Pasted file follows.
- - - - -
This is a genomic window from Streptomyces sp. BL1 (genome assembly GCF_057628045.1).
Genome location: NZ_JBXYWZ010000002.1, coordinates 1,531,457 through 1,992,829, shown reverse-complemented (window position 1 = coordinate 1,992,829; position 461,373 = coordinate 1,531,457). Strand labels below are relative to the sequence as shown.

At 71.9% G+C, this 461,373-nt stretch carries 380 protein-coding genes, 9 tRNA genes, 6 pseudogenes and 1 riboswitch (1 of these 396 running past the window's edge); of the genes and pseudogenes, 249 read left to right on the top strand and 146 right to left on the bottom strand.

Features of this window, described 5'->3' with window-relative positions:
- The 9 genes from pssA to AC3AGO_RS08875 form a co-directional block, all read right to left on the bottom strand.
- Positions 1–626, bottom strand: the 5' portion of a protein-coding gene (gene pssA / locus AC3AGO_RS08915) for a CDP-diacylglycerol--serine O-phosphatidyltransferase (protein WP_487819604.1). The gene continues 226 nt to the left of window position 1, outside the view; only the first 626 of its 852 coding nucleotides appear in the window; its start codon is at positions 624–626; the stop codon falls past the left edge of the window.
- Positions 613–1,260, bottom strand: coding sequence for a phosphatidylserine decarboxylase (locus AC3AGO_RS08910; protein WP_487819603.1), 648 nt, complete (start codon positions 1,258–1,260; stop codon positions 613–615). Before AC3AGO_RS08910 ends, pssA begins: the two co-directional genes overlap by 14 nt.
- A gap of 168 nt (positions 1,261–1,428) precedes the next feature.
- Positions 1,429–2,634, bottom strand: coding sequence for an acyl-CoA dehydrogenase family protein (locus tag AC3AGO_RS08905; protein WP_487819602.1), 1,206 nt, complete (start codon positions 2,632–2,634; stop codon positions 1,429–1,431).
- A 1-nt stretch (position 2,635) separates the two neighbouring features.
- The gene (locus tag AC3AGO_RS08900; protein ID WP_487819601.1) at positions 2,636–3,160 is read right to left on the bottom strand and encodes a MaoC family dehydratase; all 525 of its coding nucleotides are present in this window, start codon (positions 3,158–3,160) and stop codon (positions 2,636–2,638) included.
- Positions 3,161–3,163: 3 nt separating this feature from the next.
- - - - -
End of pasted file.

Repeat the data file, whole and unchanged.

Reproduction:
This is a genomic window from Streptomyces sp. BL1 (genome assembly GCF_057628045.1).
Genome location: NZ_JBXYWZ010000002.1, coordinates 1,531,457 through 1,992,829, shown reverse-complemented (window position 1 = coordinate 1,992,829; position 461,373 = coordinate 1,531,457). Strand labels below are relative to the sequence as shown.

At 71.9% G+C, this 461,373-nt stretch carries 380 protein-coding genes, 9 tRNA genes, 6 pseudogenes and 1 riboswitch (1 of these 396 running past the window's edge); of the genes and pseudogenes, 249 read left to right on the top strand and 146 right to left on the bottom strand.

Features of this window, described 5'->3' with window-relative positions:
- The 9 genes from pssA to AC3AGO_RS08875 form a co-directional block, all read right to left on the bottom strand.
- Positions 1–626, bottom strand: the 5' portion of a protein-coding gene (gene pssA / locus AC3AGO_RS08915) for a CDP-diacylglycerol--serine O-phosphatidyltransferase (protein WP_487819604.1). The gene continues 226 nt to the left of window position 1, outside the view; only the first 626 of its 852 coding nucleotides appear in the window; its start codon is at positions 624–626; the stop codon falls past the left edge of the window.
- Positions 613–1,260, bottom strand: coding sequence for a phosphatidylserine decarboxylase (locus AC3AGO_RS08910; protein WP_487819603.1), 648 nt, complete (start codon positions 1,258–1,260; stop codon positions 613–615). Before AC3AGO_RS08910 ends, pssA begins: the two co-directional genes overlap by 14 nt.
- A gap of 168 nt (positions 1,261–1,428) precedes the next feature.
- Positions 1,429–2,634, bottom strand: coding sequence for an acyl-CoA dehydrogenase family protein (locus tag AC3AGO_RS08905; protein WP_487819602.1), 1,206 nt, complete (start codon positions 2,632–2,634; stop codon positions 1,429–1,431).
- A 1-nt stretch (position 2,635) separates the two neighbouring features.
- The gene (locus tag AC3AGO_RS08900; protein ID WP_487819601.1) at positions 2,636–3,160 is read right to left on the bottom strand and encodes a MaoC family dehydratase; all 525 of its coding nucleotides are present in this window, start codon (positions 3,158–3,160) and stop codon (positions 2,636–2,638) included.
- Positions 3,161–3,163: 3 nt separating this feature from the next.